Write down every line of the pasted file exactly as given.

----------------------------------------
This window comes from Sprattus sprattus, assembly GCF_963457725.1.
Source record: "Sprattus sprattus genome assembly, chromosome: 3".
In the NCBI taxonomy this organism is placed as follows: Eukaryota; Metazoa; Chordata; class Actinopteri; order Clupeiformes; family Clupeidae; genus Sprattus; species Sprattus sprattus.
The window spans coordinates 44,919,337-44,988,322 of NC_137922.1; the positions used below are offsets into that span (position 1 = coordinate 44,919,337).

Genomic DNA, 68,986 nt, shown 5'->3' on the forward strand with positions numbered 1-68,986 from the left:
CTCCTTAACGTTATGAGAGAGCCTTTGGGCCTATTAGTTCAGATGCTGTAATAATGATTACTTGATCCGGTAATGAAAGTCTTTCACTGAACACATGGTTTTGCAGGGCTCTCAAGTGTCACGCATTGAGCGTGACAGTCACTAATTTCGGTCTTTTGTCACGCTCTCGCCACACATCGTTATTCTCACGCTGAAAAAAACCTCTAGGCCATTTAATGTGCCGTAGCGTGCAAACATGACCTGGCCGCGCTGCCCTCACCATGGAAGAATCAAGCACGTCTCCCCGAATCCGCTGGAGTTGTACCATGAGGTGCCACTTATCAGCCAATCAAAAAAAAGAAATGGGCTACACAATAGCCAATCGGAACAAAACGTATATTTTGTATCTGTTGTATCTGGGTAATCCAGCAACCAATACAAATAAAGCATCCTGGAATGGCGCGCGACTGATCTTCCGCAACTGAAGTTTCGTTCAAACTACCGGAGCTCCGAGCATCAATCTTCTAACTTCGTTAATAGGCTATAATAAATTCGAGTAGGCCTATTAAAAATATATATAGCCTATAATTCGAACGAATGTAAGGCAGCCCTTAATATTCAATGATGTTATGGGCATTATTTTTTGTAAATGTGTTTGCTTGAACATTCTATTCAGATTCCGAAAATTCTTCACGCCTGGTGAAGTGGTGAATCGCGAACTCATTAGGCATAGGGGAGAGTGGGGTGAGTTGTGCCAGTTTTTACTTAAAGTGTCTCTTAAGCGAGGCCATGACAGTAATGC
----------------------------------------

This window comes from Sprattus sprattus, assembly GCF_963457725.1.
Source record: "Sprattus sprattus genome assembly, chromosome: 3".
In the NCBI taxonomy this organism is placed as follows: Eukaryota; Metazoa; Chordata; class Actinopteri; order Clupeiformes; family Clupeidae; genus Sprattus; species Sprattus sprattus.
The window spans coordinates 44,919,337-44,988,322 of NC_137922.1; the positions used below are offsets into that span (position 1 = coordinate 44,919,337).

Genomic DNA, 68,986 nt, shown 5'->3' on the forward strand with positions numbered 1-68,986 from the left:
CTCCTTAACGTTATGAGAGAGCCTTTGGGCCTATTAGTTCAGATGCTGTAATAATGATTACTTGATCCGGTAATGAAAGTCTTTCACTGAACACATGGTTTTGCAGGGCTCTCAAGTGTCACGCATTGAGCGTGACAGTCACTAATTTCGGTCTTTTGTCACGCTCTCGCCACACATCGTTATTCTCACGCTGAAAAAAACCTCTAGGCCATTTAATGTGCCGTAGCGTGCAAACATGACCTGGCCGCGCTGCCCTCACCATGGAAGAATCAAGCACGTCTCCCCGAATCCGCTGGAGTTGTACCATGAGGTGCCACTTATCAGCCAATCAAAAAAAAGAAATGGGCTACACAATAGCCAATCGGAACAAAACGTATATTTTGTATCTGTTGTATCTGGGTAATCCAGCAACCAATACAAATAAAGCATCCTGGAATGGCGCGCGACTGATCTTCCGCAACTGAAGTTTCGTTCAAACTACCGGAGCTCCGAGCATCAATCTTCTAACTTCGTTAATAGGCTATAATAAATTCGAGTAGGCCTATTAAAAATATATATAGCCTATAATTCGAACGAATGTAAGGCAGCCCTTAATATTCAATGATGTTATGGGCATTATTTTTTGTAAATGTGTTTGCTTGAACATTCTATTCAGATTCCGAAAATTCTTCACGCCTGGTGAAGTGGTGAATCGCGAACTCATTAGGCATAGGGGAGAGTGGGGTGAGTTGTGCCAGTTTTTACTTAAAGTGTCTCTTAAGCGAGGCCATGACAGTAATGC